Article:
It’s been for ages one of the most anticipated games and one of the most mysterious ones as we really didn’t know what to expect from it. Then, it was finally revealed at E3 2018 during the PlayStation Showcase, and we all discovered it was so much better than we were anticipating. Resident Evil 2 was and ultimately proved to be, a true remake.
At the latest and first Italian Xbox FanFest in Milan, I had a chance to give Resident Evil 2 an early play, and I really felt like I was playing an entirely brand new game based on the original RE2 tale. I was totally surprised by what I was putting my hands on, and it was one of those surprises you suddenly fall in love with and didn’t know you needed in your life.
Let me explain to you why I feel this way in our Resident Evil 2 hands on.
First of all, there’s a huge technological work Capcom has managed to do on Resident Evil 2. The game’s amazing in terms of graphics, I’ve played it on Xbox One X, and it almost felt like a product on another generation of hardware. That’s because of a few reasons, both from the tech as I said and from the art side of things.
As in the original game, RE2 is revolving around pretty but relatively small locations, and this is what has allowed the Japanese developer to make the game look so great. You have your view behind the protagonist, and you can see all the details around you in an unexpected vivid, gritty and photorealistic look.
I’ve played through the campaign of the male protagonist Leon Kennedy, and it was the same demo you’ve seen showcased back at E3 2018 in June. From that demo, I had the impression the title was going to have a hard time in handling the view in so small locations since it was the same we’ve been used in Resident Evil 4 which had bigger and outdoor environments.
Well, the good news is the camera works pretty well and you won’t have anything to worry about, also because the movement is so realistic and slow that you won’t really need to turn your perspective around that quickly. And, for what matters aiming, that’s something so familiar you’ll be required only a few minutes before you get into it.
As for the gameplay itself, you’ll need three shots in the head to bring zombies down with your first gun, so you’ll learn the hard way that, despite being a third person shooter, the game’s still a survival horror. There will be times where it’ll simply be the best solution to run away from your enemies and find safer places for you to stay.
As you run away you’ll see the movements are as slow and heavy as you remembered them to be in the original Resident Evil 2, which I’ve found quite amusing especially in consideration of the fact that there are so few games that handle them this way. Of course, you can run, but the pace of the game doesn’t really look to suggest you should do that unless you’re not avoiding enemies.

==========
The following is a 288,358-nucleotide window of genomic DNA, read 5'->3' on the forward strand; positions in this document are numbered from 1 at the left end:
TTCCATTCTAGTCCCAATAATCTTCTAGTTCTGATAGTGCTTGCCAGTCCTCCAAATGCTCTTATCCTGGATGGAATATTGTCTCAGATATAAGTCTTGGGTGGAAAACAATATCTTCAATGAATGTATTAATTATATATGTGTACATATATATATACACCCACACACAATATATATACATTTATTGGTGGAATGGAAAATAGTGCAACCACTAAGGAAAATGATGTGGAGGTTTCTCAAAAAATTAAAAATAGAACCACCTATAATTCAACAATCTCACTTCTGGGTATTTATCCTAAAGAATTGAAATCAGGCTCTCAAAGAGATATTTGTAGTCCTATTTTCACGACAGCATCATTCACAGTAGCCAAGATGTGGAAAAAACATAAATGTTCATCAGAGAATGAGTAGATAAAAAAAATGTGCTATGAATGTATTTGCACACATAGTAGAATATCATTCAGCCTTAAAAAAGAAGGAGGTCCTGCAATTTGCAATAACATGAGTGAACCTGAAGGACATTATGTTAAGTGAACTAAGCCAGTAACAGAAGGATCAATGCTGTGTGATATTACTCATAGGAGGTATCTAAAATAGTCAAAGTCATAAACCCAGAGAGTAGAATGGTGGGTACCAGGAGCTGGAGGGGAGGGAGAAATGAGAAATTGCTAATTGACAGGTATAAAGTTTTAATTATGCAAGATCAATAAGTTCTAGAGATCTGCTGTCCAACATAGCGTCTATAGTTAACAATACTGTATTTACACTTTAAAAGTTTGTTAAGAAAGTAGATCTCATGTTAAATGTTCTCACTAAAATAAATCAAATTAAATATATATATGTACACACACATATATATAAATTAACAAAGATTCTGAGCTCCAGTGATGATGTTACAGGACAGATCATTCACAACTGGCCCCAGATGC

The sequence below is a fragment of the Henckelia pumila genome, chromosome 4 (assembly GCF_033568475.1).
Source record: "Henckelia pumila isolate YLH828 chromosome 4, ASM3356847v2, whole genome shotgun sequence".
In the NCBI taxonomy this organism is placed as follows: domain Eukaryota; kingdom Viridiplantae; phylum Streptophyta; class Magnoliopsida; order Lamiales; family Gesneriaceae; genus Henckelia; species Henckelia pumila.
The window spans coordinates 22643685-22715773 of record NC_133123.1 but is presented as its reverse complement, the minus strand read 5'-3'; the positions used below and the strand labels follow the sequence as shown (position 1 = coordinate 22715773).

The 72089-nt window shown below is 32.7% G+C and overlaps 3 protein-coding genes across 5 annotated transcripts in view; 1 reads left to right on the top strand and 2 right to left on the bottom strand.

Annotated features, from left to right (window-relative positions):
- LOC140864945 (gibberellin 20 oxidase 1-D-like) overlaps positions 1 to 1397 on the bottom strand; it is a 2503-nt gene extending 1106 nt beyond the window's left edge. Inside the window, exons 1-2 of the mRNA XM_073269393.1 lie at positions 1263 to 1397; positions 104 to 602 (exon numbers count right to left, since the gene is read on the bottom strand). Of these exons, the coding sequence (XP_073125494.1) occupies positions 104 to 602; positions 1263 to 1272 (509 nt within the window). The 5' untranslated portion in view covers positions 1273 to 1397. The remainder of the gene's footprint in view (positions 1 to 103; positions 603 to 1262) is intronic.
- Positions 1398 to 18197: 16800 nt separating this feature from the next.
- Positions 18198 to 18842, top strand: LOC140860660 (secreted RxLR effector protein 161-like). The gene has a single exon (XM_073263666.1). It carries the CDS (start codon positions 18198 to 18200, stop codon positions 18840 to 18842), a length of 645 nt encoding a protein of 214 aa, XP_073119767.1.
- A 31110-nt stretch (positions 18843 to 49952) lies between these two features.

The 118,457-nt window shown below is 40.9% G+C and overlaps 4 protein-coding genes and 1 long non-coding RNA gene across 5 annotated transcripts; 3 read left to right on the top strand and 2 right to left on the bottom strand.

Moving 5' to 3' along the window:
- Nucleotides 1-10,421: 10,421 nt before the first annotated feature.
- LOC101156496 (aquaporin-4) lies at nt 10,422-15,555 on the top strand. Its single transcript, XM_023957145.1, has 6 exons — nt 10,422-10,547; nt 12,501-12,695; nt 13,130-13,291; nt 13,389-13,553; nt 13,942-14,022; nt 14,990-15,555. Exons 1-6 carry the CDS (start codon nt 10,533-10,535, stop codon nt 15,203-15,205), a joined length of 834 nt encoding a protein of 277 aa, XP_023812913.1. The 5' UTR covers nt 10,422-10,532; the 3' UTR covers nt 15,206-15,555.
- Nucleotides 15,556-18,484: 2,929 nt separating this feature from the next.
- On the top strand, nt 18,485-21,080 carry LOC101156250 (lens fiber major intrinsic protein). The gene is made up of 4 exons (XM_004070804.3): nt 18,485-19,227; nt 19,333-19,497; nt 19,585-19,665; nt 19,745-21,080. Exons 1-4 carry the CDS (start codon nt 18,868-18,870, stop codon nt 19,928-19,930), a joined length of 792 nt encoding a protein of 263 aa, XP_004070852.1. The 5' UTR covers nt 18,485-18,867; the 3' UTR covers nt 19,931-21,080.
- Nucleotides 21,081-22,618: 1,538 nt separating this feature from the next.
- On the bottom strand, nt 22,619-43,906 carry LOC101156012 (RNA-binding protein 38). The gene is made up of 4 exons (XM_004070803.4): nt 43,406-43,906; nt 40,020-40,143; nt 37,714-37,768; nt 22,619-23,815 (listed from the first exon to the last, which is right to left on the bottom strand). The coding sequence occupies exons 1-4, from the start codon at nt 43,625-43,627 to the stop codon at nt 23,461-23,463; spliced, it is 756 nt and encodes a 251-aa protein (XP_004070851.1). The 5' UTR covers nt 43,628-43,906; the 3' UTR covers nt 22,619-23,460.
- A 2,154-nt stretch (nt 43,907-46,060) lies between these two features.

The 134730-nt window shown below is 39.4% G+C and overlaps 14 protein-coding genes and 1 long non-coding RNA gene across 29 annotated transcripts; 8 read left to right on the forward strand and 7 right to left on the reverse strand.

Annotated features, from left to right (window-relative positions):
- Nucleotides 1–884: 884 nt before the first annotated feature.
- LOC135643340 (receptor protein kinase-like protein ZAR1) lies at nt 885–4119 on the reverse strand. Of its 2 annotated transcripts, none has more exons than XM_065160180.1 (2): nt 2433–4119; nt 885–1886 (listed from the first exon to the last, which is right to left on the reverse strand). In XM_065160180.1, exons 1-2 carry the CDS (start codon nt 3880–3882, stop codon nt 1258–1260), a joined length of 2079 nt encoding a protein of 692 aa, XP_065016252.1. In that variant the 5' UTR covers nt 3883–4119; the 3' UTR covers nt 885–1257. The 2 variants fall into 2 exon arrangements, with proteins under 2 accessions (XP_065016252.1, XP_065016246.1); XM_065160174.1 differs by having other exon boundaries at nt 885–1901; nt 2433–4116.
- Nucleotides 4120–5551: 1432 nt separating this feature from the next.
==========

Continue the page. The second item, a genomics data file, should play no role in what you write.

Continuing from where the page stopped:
All the riddles and the exploration you’ve sure enough fond memories of are still in place, even though they might be a bit different from what you remember as Capcom tried and changed quite a bit from the original title in order not to have you spoiled of all the things across your newest journey.
As I’ve already mentioned I’ve been playing the police station “level”, and it really was like I’ve had my memory of the place reconstructed the way it looked in the current game. This means that, despite all the changes the title has been through, the Japanese studio has managed to stay as loyal as possible the original matter.
In terms of visuals, the remake looks gorgeous, with a color palette going around blue and grey, dry, photorealistic, more polished in comparison with what we’ve seen in Resident Evil 7 which was probably aiming for a more disturbing look. Overall, RE2 seems to be even a step forward in comparison with the latest entry in the franchise, although it’s basically been made more or less simultaneously.
Loyal to its nature of survival horror, the game’s very dark and you’ll often be required to use your electric torch. While at times you could be a bit annoyed about not having a clear view on what’s in the locations – as the title is filled with riddles and things you need to find around the locations -, it’s a nice feeling to have the game tasking you with manually moving the torch in spots you think could be worthy of a deeper look.
One more thing I was not expecting to deal with is the amount of violence the production is featuring, with very direct details on zombies – hanging bodies at the upper levels of the police station, deep cuts on faces, undead feeding right in front of you as you try and save poor people being attacked, and so on. So, that’s probably the size of the change between RE7 and the oldest chapters: this is not psychological, the horror is the things you see in front of you and rarely a thing is hidden in the dark.
Resident Evil 2 is releasing on January 29 for PC, PS4 and Xbox One.